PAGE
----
Our Only Hope: Balancing Justice and Mercy
Words delivered at a September 12 Candle Lighting and Prayer Service for the Victims of the Day of Terror
Continued from page 2
With the war to be fought one between civilization and anarchy, our only hope lies in the balance we strike as we enter this uncertain and forbidding future. It rests in how well we balance justice and mercy, retribution and compassion, the might of weapons and the power of love. Our hope hinges on how effectively we unite a riven world against a common enemy. But it also requires that, singly and together, we answer to the challenge of maturity that will arise so quickly from the ashes of our shattered innocence. To do this we must not only gird our minds; we must also prepare our hearts. Above all else, this is a spiritual challenge, one that each one of us must meet. If before we could seemingly afford the luxury of relegating our spiritual lives to the occasional Sunday, today, facing a transfigured future, we must redirect our energies and spirits. In times like these, measured against the preparation of our souls, all lesser priorities lose their urgency.
The Chinese ideogram for crisis juxtaposes two word-pictures: danger and opportunity. Even as our grief today can be measured by our love, the danger we now face suggests a commensurate opportunity. In the theater, a crisis is not something that happens, thenceforth driving the events of the play. In Greek the word, crisis, means "decision." In the wake of this tragedy, it is the decisions we make that will shape our character and (to a degree) drive the plot our lives will follow.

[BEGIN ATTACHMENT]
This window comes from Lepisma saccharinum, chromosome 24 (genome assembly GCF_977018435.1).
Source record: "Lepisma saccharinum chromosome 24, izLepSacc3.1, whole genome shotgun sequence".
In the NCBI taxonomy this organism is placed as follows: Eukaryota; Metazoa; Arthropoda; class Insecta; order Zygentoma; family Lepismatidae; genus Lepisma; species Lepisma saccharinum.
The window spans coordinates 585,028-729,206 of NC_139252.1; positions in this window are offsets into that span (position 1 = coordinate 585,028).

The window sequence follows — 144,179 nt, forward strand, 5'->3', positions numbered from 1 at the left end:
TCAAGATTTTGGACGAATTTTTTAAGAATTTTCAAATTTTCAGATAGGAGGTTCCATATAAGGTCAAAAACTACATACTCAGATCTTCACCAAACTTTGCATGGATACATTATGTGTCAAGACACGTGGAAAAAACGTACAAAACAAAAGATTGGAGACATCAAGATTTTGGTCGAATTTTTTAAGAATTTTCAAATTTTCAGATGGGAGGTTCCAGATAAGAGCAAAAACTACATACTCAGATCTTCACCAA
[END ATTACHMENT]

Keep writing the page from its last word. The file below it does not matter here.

If religion is our human response to being alive and having to die, the purpose of life is to live in such a way that our lives will prove worth dying for. Over the past two days, all of us have lived with a heightened sense of life's preciousness and fragility. We know how easily it could have been us right now for whom some dear one was about to light a candle. Blessedly, the same thing that makes us more attentive to death can also bring us to life. This saving opportunity matches the danger we have witnessed and now feel. And we are just entering the period of crisis.
The survivors in this city, every one of us, has been changed and will continue to be changed by the decisions we make. We can decide to be angry, vengeful, hateful, becoming like our enemies and poisoning the one well. We can also decide that we can't do anything-that the world is hopeless-and go back to our trivial pursuits as if tomorrow were no different than the day before yesterday. Or we can rise to the challenge and pledge our hearts to a higher calling. We can answer to the better angels of our nature and join in a shared struggle, not only against our foes-who are the world's foes-but also on behalf of our friends and neighbors. We can listen more attentively for the voice of God within us than ever before. We can heed its urgings with acts of kindness and deeds of love.